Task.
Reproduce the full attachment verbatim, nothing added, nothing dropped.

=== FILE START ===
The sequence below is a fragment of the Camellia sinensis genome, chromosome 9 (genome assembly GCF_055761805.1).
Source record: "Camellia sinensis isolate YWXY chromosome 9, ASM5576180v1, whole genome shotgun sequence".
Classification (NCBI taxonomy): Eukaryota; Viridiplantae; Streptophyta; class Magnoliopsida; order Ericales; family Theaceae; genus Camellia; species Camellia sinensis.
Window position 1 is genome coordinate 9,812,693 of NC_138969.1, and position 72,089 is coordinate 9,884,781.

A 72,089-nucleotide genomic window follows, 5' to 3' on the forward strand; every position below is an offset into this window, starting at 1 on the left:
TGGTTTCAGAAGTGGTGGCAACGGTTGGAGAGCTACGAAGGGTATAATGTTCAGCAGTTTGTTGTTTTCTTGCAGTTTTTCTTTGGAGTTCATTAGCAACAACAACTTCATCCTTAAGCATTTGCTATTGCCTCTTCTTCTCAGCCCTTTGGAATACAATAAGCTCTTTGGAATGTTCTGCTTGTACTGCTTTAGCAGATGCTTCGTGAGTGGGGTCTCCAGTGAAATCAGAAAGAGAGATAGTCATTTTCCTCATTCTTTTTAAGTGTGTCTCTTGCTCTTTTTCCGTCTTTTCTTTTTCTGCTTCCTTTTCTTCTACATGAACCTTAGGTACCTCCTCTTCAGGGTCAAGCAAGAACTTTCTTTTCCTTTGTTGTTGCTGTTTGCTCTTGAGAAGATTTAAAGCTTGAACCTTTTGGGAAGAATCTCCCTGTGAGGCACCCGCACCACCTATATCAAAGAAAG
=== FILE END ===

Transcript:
The sequence below is a fragment of the Camellia sinensis genome, chromosome 9 (genome assembly GCF_055761805.1).
Source record: "Camellia sinensis isolate YWXY chromosome 9, ASM5576180v1, whole genome shotgun sequence".
Classification (NCBI taxonomy): Eukaryota; Viridiplantae; Streptophyta; class Magnoliopsida; order Ericales; family Theaceae; genus Camellia; species Camellia sinensis.
Window position 1 is genome coordinate 9,812,693 of NC_138969.1, and position 72,089 is coordinate 9,884,781.

A 72,089-nucleotide genomic window follows, 5' to 3' on the forward strand; every position below is an offset into this window, starting at 1 on the left:
TGGTTTCAGAAGTGGTGGCAACGGTTGGAGAGCTACGAAGGGTATAATGTTCAGCAGTTTGTTGTTTTCTTGCAGTTTTTCTTTGGAGTTCATTAGCAACAACAACTTCATCCTTAAGCATTTGCTATTGCCTCTTCTTCTCAGCCCTTTGGAATACAATAAGCTCTTTGGAATGTTCTGCTTGTACTGCTTTAGCAGATGCTTCGTGAGTGGGGTCTCCAGTGAAATCAGAAAGAGAGATAGTCATTTTCCTCATTCTTTTTAAGTGTGTCTCTTGCTCTTTTTCCGTCTTTTCTTTTTCTGCTTCCTTTTCTTCTACATGAACCTTAGGTACCTCCTCTTCAGGGTCAAGCAAGAACTTTCTTTTCCTTTGTTGTTGCTGTTTGCTCTTGAGAAGATTTAAAGCTTGAACCTTTTGGGAAGAATCTCCCTGTGAGGCACCCGCACCACCTATATCAAAGAAAG